By Heather Rast/Tree Full of Owls
Strategic planning. For many companies, it’s an initiative tackled on an annual basis. It’s a project for a team of top-level executives wielding dry erase markers, having spent hours pouring over a big PowerPoint deck, followed by a lot of earnest discussion about getting to root cause, focusing team efforts and charging people to get big-picture things done while managing daily obligations.
Well, okay. That may work. Maybe.
In my experience, strategic planning can be an endeavor of monolithic proportions, one requiring a lot of preparation by a select group of leaders, pulling them away from the daily workflow for (usually critical) periods at a time. When the planning junket ends, an air of dissatisfaction or even frustration may linger. Maybe the group didn’t work through all of the agenda items. Maybe there were significant differences of opinion on a critical issue, causing friction. Maybe people couldn’t stay on task, resulting in wasted time and mental energy. Maybe the group once again outlined lofty objectives and expectations, but skipped over goal-setting, defining success metrics, and drilling down into specific tactics. Could be that too many aspirational priorities were deemed crucial, a move that can bottleneck progress even while it aims to incite action.
Misfires happen in business. If yours is challenged to make real advancements while still maintaining the daily grind, the problem may be in your approach. You might want to re-imagine it.
Strategy is a word that carries a lot of weight. But like the high school star lineman turned soft, it’s really not as formidable as we often make it in our minds. It shouldn’t be something only a select few think about while the masses – those actually touching the product, administering the service, or assisting the customer – are discounted or excluded.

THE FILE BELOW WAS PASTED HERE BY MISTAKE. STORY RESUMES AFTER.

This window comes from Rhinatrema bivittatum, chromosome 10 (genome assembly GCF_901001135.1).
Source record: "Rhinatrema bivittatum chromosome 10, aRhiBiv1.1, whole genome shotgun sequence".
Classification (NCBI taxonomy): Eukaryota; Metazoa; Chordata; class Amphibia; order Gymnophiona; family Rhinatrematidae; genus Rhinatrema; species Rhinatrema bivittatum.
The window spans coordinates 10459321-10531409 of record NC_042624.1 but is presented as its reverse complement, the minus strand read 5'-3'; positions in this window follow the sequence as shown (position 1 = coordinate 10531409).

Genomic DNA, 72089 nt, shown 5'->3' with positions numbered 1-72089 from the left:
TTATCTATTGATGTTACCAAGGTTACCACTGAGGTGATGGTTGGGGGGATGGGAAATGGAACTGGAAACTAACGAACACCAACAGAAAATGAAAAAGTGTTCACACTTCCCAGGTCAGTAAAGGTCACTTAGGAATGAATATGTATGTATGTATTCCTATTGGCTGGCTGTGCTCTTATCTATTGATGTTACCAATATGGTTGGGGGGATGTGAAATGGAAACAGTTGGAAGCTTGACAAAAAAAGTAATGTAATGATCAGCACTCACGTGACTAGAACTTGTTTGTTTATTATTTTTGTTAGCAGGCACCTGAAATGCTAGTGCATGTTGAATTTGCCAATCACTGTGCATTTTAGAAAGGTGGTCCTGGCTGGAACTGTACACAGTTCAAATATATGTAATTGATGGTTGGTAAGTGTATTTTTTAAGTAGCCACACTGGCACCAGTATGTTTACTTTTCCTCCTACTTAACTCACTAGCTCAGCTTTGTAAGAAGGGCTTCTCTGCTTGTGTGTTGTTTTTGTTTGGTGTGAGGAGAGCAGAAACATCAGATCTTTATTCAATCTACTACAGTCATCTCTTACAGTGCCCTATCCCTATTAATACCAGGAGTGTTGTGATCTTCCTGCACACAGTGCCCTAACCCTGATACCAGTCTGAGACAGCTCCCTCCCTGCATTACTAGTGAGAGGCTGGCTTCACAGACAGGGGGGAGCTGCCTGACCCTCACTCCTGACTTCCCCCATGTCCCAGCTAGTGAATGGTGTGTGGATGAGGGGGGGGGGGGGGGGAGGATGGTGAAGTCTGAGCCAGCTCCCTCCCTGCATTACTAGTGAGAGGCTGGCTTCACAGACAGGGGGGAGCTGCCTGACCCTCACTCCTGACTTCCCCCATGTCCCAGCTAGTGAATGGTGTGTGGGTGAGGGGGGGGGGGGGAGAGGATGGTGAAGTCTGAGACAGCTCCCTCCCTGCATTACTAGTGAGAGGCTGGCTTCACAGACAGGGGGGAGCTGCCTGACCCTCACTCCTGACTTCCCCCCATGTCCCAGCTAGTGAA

Two things happen when planning unfolds as described in the first paragraph. First, it’s almost always too unwieldy for anyone to actually implement (assuming the group can target changes that lay within reach). So the plan sits on a shelf until the next fiscal, laying over morale like a wet blanket and predisposing folks’ attitudes the next go-around.
Second, the plans lack the potentially significant influence of middle managers and rank-and-file staff. The people charged with handling systems, coordinating projects, ensuring the satisfaction of customers, executing orders, and shipping stuff. The people that actually know enough about what goes on to actually write the TPS reports.
Prolific author and speaker Seth Godin talks frequently about the spread of ideas, and points to our arcane business processes like the annual strategic planning-fest as a hindrance to achieving real success in business. The process is clumsy, inefficient, and we’ve gone accustomed to it failing. The desentization makes it easier to abstain from holding ourselves accountable for outcomes.
Another, potentially more-effective approach to getting high-impact things accomplished may be an iterative process like scrum. Scrum, a form of agile development sometimes used by software development companies, is a method centered on small cross-functional teams working together throughout the year. Teams capture the gamut of things that need accomplishing, then elect which two to four will garner their focus through the end of the project cycle. Depending on your business (and even your staff size), the project cycle may be two weeks or four weeks, with the expectation that whatever gets selected at kick-off must be in place (not necessarily perfect) at cycle end. In short, do what you set out to do.
The scrum process re-trains employees to bite off pieces of work right-sized for chewing. Meaning, overarching strategic initiatives actually get in the hopper alongside daily work. Because the teams are comprised of people from a variety of functions with varying degrees of experience and hierarchy, unique points of view – instead of myopia – drive discussion that determines the merit of each task under evaluation. This iterative modality teaches people that incremental progress is attainable, and it allows for the kind of field testing that can lead to next-stage improvements.
Another valuable benefit of breaking strategic organizational work down and making it the responsibility of every employee regardless of salary: when companies involve The People – their hearts and minds – necessary to get things done, big things happen: things actually get done.
Is it time for strategic planning to be re-imagined at your business? Maybe, if you’d like greater sense of ownership shared by all. Or internal transparency in the things the company deems important. Or perhaps even inspired teamwork.
Heather Rast is principal of Insights & Ingenuity, a digital marketing company in the Cedar Rapids area. Learn more at http://insightsandingenuity.com.